The literary movement taking place from the 1880’s to 1900’s was called Naturalism. Naturalism utilized realism in entirety and suggested that social conditions, inheritance, and surroundings had an unavoidable strength in determining human characters. It was portrayed as a literary progression that seemed to copy the day to day reality out of our lives, in contrast, other movements such as Romanticism or Surrealism, in which characters might have received an extremely figurative, impractical, or even paranormal treatment.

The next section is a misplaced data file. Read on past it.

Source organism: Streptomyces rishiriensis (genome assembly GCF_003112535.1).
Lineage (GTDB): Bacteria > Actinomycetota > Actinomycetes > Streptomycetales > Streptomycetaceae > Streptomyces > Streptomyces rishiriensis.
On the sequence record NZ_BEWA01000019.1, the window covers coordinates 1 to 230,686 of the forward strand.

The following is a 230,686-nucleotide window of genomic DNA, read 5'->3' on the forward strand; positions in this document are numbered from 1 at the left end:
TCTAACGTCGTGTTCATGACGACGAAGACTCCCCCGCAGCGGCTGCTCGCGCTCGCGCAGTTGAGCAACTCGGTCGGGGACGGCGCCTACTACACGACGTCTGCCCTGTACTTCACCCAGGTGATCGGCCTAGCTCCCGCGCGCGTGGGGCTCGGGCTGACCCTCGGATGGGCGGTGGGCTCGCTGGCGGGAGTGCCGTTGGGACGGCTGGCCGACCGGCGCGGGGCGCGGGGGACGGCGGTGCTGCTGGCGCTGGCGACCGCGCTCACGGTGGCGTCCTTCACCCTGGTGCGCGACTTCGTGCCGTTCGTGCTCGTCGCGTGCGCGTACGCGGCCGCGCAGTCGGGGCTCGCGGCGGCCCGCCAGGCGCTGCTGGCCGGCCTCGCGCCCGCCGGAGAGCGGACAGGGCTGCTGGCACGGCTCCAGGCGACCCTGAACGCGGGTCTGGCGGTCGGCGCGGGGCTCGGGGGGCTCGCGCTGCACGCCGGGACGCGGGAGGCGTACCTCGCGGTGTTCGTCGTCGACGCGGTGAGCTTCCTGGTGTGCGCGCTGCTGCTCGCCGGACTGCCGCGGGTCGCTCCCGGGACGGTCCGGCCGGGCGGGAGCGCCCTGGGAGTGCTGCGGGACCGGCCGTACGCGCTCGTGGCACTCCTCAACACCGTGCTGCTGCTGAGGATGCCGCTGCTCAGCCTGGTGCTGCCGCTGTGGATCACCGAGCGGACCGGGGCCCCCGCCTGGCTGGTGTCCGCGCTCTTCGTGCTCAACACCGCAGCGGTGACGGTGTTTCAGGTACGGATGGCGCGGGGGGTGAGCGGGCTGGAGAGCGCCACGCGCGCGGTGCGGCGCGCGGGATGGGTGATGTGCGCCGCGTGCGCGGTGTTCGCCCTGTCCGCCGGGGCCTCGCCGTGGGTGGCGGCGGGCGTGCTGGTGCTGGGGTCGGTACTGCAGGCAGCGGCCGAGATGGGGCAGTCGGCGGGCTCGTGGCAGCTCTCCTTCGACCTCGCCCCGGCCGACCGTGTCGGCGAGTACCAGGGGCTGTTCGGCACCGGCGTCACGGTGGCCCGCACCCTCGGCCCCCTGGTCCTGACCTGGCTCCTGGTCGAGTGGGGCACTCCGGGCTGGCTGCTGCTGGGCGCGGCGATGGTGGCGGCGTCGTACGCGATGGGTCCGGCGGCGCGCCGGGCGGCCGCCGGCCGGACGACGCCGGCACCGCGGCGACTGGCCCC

Naturalism stemmed out from Realism, a significant literary movement which commenced in the in middle of the nineteenth century in France and elsewhere. Naturalistic writers got their influences from Charles Darwin’s Theory of Evolution. They believed that one’s inheritance and environment shape one’s character. Whereas realism looks forward to only describing central characters as they actually are, naturalism also steps ahead in determining “logically” the fundamental forces (e.g. the setting or inheritance) empowering the actions of its characters. (Pizer, 1984) Naturalistic works uncovered the dark realities of life, including racism, sex, poverty, discrimination, ailment, prostitution, and dirt. As a result, naturalistic writers were often said to be too blunt. Naturalist literature and Realistic literature share one thing in common and that is their attention to social conditions.